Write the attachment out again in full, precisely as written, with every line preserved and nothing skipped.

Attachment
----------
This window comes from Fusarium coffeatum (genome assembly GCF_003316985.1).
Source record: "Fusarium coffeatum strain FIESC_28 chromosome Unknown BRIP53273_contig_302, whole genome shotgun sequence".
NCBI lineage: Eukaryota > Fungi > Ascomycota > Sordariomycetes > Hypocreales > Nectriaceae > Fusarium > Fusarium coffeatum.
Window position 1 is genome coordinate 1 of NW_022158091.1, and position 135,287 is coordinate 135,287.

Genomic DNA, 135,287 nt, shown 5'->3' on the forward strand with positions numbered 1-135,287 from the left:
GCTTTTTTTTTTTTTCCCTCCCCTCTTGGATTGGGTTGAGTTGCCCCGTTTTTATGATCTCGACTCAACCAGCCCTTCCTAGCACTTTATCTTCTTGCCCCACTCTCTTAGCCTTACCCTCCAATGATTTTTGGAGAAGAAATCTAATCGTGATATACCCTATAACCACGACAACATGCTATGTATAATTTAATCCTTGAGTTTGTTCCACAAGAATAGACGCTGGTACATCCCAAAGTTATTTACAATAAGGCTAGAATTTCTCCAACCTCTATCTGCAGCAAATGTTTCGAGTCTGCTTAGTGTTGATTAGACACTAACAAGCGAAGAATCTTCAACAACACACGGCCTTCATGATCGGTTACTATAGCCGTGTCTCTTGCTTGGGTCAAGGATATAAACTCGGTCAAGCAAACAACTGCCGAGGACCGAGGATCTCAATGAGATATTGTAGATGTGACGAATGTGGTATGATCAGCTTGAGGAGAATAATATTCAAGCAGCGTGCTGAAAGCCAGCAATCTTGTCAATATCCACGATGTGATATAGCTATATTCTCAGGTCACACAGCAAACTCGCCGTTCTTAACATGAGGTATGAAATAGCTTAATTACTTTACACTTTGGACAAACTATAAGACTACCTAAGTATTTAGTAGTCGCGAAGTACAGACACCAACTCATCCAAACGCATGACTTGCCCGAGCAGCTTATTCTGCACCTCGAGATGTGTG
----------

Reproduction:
This window comes from Fusarium coffeatum (genome assembly GCF_003316985.1).
Source record: "Fusarium coffeatum strain FIESC_28 chromosome Unknown BRIP53273_contig_302, whole genome shotgun sequence".
NCBI lineage: Eukaryota > Fungi > Ascomycota > Sordariomycetes > Hypocreales > Nectriaceae > Fusarium > Fusarium coffeatum.
Window position 1 is genome coordinate 1 of NW_022158091.1, and position 135,287 is coordinate 135,287.

Genomic DNA, 135,287 nt, shown 5'->3' on the forward strand with positions numbered 1-135,287 from the left:
GCTTTTTTTTTTTTTCCCTCCCCTCTTGGATTGGGTTGAGTTGCCCCGTTTTTATGATCTCGACTCAACCAGCCCTTCCTAGCACTTTATCTTCTTGCCCCACTCTCTTAGCCTTACCCTCCAATGATTTTTGGAGAAGAAATCTAATCGTGATATACCCTATAACCACGACAACATGCTATGTATAATTTAATCCTTGAGTTTGTTCCACAAGAATAGACGCTGGTACATCCCAAAGTTATTTACAATAAGGCTAGAATTTCTCCAACCTCTATCTGCAGCAAATGTTTCGAGTCTGCTTAGTGTTGATTAGACACTAACAAGCGAAGAATCTTCAACAACACACGGCCTTCATGATCGGTTACTATAGCCGTGTCTCTTGCTTGGGTCAAGGATATAAACTCGGTCAAGCAAACAACTGCCGAGGACCGAGGATCTCAATGAGATATTGTAGATGTGACGAATGTGGTATGATCAGCTTGAGGAGAATAATATTCAAGCAGCGTGCTGAAAGCCAGCAATCTTGTCAATATCCACGATGTGATATAGCTATATTCTCAGGTCACACAGCAAACTCGCCGTTCTTAACATGAGGTATGAAATAGCTTAATTACTTTACACTTTGGACAAACTATAAGACTACCTAAGTATTTAGTAGTCGCGAAGTACAGACACCAACTCATCCAAACGCATGACTTGCCCGAGCAGCTTATTCTGCACCTCGAGATGTGTG